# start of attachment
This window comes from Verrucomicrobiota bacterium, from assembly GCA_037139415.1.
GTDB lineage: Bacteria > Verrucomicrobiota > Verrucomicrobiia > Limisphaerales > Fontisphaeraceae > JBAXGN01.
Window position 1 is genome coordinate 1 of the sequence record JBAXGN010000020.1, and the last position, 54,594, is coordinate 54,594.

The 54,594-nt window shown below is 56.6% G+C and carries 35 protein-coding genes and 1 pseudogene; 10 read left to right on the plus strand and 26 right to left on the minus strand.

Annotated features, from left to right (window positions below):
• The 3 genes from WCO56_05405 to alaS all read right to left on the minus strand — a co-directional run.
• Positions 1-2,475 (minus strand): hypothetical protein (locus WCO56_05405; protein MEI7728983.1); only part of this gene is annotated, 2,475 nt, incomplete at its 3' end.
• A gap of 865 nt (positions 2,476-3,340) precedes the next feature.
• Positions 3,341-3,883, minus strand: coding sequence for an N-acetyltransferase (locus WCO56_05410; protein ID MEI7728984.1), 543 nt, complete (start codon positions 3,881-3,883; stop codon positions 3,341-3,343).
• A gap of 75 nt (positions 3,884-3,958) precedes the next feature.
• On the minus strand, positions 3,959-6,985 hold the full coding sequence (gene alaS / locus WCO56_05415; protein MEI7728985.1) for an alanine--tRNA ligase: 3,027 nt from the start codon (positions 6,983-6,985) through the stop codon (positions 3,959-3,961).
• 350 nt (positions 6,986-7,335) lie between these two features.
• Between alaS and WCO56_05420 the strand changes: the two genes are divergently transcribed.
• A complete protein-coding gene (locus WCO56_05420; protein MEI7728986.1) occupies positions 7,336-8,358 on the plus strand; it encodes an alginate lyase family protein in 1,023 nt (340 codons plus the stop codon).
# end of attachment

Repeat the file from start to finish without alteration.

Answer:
This window comes from Verrucomicrobiota bacterium, from assembly GCA_037139415.1.
GTDB lineage: Bacteria > Verrucomicrobiota > Verrucomicrobiia > Limisphaerales > Fontisphaeraceae > JBAXGN01.
Window position 1 is genome coordinate 1 of the sequence record JBAXGN010000020.1, and the last position, 54,594, is coordinate 54,594.

The 54,594-nt window shown below is 56.6% G+C and carries 35 protein-coding genes and 1 pseudogene; 10 read left to right on the plus strand and 26 right to left on the minus strand.

Annotated features, from left to right (window positions below):
• The 3 genes from WCO56_05405 to alaS all read right to left on the minus strand — a co-directional run.
• Positions 1-2,475 (minus strand): hypothetical protein (locus WCO56_05405; protein MEI7728983.1); only part of this gene is annotated, 2,475 nt, incomplete at its 3' end.
• A gap of 865 nt (positions 2,476-3,340) precedes the next feature.
• Positions 3,341-3,883, minus strand: coding sequence for an N-acetyltransferase (locus WCO56_05410; protein ID MEI7728984.1), 543 nt, complete (start codon positions 3,881-3,883; stop codon positions 3,341-3,343).
• A gap of 75 nt (positions 3,884-3,958) precedes the next feature.
• On the minus strand, positions 3,959-6,985 hold the full coding sequence (gene alaS / locus WCO56_05415; protein MEI7728985.1) for an alanine--tRNA ligase: 3,027 nt from the start codon (positions 6,983-6,985) through the stop codon (positions 3,959-3,961).
• 350 nt (positions 6,986-7,335) lie between these two features.
• Between alaS and WCO56_05420 the strand changes: the two genes are divergently transcribed.
• A complete protein-coding gene (locus WCO56_05420; protein MEI7728986.1) occupies positions 7,336-8,358 on the plus strand; it encodes an alginate lyase family protein in 1,023 nt (340 codons plus the stop codon).